Organic Greek Yoghurt Starter

Organic Greek Yoghurt Starter Culture

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  • Yoghurt Maker Required

£9.50

Our organic Greek yoghurt starter  is a heirloom “Greek-style” yoghurt starter which means it can be recultured time and time again. Our culture contains the bacteria Lactobacillus bulgaricus and Streptococcus thermophilus

Organic Greek Yoghurt Starter

Traditional Greek yogurt is made with goat’s milk and strained to remove any whey to produce a very thick cultured milk product. Traditional Greek yoghurt is not a heirloom culture. You are unable to reculture it indefinitely. Many of the “Greek-style” products you find in the supermarkets are made from cow’s milk and a thickening agent. Our organic Greek yoghurt starter  is a heirloom “Greek-style” yoghurt starter which means it can be recultured time and time again. Our culture contains the bacteria Lactobacillus bulgaricus and Streptococcus thermophilus

Our organic Greek yoghurt starter produces a very airy, thick yoghurt that is often full of bubbles. It is the kind of thing you are used to buying from the supermarket as a “Greek-style” yoghurt. The great thing with our culture is that you can make it at home without the need to add sugar, preservatives or emulsifiers. This is a thermophilic yoghurt. It requires a yoghurt maker to be able to work with the culture. These can be picked up online reasonably cheap (less than £20). If your looking to make supermarket style yoghurt at home. This is the culture for you!

 

Additional information

Weight 2 g
Ingredients

Organic greek yoghurt starter culture.

Shelf Life

1 year.

Storage

Keep at room temperature until activated.

Allergens

Contains milk (from cows).

11 Questions about Organic Greek Yoghurt Starter Culture

  1. Megz says:

    I’d just like to know before placing an order, can your culture’s be added directly to milk to produce yogurt or does a starter solution have to be made first?

    1. Freshly Fermented says:

      These are added straight to milk

  2. Rob says:

    Your greek yoghurt instructions recommend a temperature of 42C for at least 10 hours. This consistenly gave me very grainy yoghurt – nice flavour, but nowhere near the smooth integrated texture of commercial greek yoghurt. After much experimenting I now get perfectly smooth creamy yoghurt by leaving it overnight (8-9hours) in a proofer at only 33C. Any temp above 35C seems to result in grainy yoghurt with lots of whey leakage. Why do you recommend 42C? Is this purely a food safety issue?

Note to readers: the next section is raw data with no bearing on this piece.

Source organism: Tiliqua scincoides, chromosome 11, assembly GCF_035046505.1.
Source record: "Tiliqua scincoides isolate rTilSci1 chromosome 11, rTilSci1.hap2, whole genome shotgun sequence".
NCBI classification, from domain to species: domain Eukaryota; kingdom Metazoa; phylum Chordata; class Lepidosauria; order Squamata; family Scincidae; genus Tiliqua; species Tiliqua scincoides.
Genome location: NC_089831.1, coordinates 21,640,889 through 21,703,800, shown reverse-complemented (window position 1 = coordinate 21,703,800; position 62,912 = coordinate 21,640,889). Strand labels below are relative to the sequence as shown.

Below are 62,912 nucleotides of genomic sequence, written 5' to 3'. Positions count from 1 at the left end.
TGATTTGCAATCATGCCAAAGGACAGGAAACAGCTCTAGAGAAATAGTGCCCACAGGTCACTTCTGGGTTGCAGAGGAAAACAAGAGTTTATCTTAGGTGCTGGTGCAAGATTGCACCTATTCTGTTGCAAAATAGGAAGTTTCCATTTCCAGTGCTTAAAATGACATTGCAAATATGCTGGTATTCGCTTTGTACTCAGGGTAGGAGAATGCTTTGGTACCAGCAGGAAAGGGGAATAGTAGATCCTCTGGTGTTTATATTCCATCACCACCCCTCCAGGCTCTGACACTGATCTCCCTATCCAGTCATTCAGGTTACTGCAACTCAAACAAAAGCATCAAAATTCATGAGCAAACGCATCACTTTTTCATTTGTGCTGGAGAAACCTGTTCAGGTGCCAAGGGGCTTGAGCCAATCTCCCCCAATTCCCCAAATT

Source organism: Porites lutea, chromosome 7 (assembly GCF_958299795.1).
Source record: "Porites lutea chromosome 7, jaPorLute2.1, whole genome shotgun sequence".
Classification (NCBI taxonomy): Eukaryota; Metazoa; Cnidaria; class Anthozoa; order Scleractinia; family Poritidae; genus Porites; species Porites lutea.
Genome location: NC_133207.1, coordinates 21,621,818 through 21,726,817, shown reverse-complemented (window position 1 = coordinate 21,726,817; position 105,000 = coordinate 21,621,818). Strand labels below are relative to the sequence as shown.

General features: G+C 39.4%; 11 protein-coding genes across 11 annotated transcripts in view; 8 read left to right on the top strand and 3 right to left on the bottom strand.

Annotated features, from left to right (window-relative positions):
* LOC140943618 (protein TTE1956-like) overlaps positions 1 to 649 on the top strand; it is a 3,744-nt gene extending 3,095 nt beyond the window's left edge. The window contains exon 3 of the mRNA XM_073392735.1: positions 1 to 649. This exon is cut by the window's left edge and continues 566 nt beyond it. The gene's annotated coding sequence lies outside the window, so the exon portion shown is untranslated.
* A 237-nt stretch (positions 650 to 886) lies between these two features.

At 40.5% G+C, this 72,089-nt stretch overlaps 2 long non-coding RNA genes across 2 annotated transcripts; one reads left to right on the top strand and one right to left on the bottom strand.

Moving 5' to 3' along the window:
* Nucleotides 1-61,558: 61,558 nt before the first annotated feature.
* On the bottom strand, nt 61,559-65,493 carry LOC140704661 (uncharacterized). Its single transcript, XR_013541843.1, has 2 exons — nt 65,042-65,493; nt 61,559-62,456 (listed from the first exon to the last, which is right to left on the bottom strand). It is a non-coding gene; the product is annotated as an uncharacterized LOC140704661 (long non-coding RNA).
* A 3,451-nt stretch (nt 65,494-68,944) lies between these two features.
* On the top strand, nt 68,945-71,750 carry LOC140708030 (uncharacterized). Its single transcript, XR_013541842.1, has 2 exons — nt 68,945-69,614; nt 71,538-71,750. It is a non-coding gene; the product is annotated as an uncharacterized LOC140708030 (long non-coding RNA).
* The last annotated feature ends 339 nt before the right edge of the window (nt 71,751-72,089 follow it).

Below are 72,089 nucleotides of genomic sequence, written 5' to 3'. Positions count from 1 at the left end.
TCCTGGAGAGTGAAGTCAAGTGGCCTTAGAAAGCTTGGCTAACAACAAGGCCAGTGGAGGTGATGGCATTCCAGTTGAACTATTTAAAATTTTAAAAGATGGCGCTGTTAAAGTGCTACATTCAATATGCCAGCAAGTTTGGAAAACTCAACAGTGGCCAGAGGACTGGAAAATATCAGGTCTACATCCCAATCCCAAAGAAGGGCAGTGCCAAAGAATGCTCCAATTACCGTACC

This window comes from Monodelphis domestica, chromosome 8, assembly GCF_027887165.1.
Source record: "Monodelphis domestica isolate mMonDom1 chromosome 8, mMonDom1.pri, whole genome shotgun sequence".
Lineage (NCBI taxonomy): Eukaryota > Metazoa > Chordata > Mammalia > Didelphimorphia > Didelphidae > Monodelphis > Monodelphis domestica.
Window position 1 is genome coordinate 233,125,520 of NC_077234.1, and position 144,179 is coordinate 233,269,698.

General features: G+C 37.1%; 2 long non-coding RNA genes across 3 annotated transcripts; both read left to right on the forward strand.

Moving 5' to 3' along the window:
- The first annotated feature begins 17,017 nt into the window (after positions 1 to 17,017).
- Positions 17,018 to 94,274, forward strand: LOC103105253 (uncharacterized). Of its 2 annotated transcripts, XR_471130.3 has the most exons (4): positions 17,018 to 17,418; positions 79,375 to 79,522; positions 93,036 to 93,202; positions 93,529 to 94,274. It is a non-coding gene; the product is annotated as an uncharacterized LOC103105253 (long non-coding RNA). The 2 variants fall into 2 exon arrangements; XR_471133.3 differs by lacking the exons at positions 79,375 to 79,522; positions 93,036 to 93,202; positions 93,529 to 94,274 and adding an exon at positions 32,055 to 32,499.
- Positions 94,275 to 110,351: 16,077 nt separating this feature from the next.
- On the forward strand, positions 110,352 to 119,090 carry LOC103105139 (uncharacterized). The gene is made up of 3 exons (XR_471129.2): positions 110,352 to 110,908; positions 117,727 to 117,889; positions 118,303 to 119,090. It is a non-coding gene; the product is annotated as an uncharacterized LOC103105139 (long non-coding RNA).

1. Freshly Fermented says:

      No, we have always had great results at 42c.

  3. Alli says:

    Hi there Could you confirm the full ingredients of your greek yoghurt starter culture? Is there any powdered milk in it? If so, is this goat’s milk? I don’t take cow’s milk and will be using goats milk to make this yoghurt. Is it suitable? Many thanks Alli

    1. Lisa Hillyer says:

      Hi, the yoghurt has been made with organic whole cows milk and then freeze-dried so it would initially have traces of cows milk in it. However, you can convert it to goats milk and after a few ferments there would be no trace of cows milk in it. Thanks Lisa

  4. Carol says:

    How do you make second batch from first made yoghurt

    1. Lisa Hillyer says:

      Hi Carol, you just take a couple of tablespoons of the yoghurt you have made to use as the reculture and follow the same process as you did to make your first batch. Thanks Lisa.

  5. Tamas says:

    Hi. I bought on website Greek Style yoghurt starter. This is came as a 1G bag. My question is, I need to use all 1G starter to 1000ml milk?

    1. Freshly Fermented says:

      Hi, yes that is correct.

  6. Kelley says:

    Hi–I made some delicious greek yoghurt with this culture, but the initial batch was slightly grainy in texture. If I use the reculture from a grainy batch, will the result always be grainy or is it down to something I’m doing in the process? Thanks!

    1. Lisa Hillyer says:

      Hi Kelley, The re-culture should be ok and sometimes it takes a couple of goes to settle in. Try again and if it keeps producing the grainy texture then please contact us on orders@freshlyfermented.co.uk and we will replace it for you. Thanks Lisa

  7. Ann says:

    Is it possible for me to have a Bulgarian and Greek culture in my fridge at the same time. I would like to make a pot of each every week. Thanks

    1. Lisa Hillyer says:

      Hi Ann, yes it is possible, you would just need to keep them in separate sealed containers and they will be fine. Thanks Lisa

  8. annette wass says:

    Hi I have a food flask kind of yoghurt maker but it only holds 500 ml -can I freeze half of the starter culture ?

    1. Lisa Hillyer says:

      Hi, you won’t need to freeze the starter as they have a 2 year activate by date on them so can be kept at room temperature.

  9. Pavonia says:

    How many starter amounts are in the supplied packet?

    1. Lisa Hillyer says:

      Hi, these contain 1g of starter per sachet which produces 1000ml yoghurt and is heirloom so can be re-cultured indefinitely.

  10. Clem says:

    Hello – can I use the greek yogurt culture to make yogurt without using a fine sieve at the end like to describe in your instructions? Many thanks

    1. Freshly Fermented says:

      Sure, it just won’t be as thick without straining it. It’s not a requirement for the bacteria, just our own tastes.

  11. Sharon says:

    Hi I wanted to make Greek yoghurt. If I didn’t want to make it for a few weeks can I keep it to Re culture or is it ruined?? I understand that if I do it every seven days then I can use it indefinitely but what happens if I don’t eg…if I go away on holiday? Thanks

    1. Lisa Hillyer says:

      Hi Sharon, you can freeze the reculture ready for use when you are back from holiday 🙂

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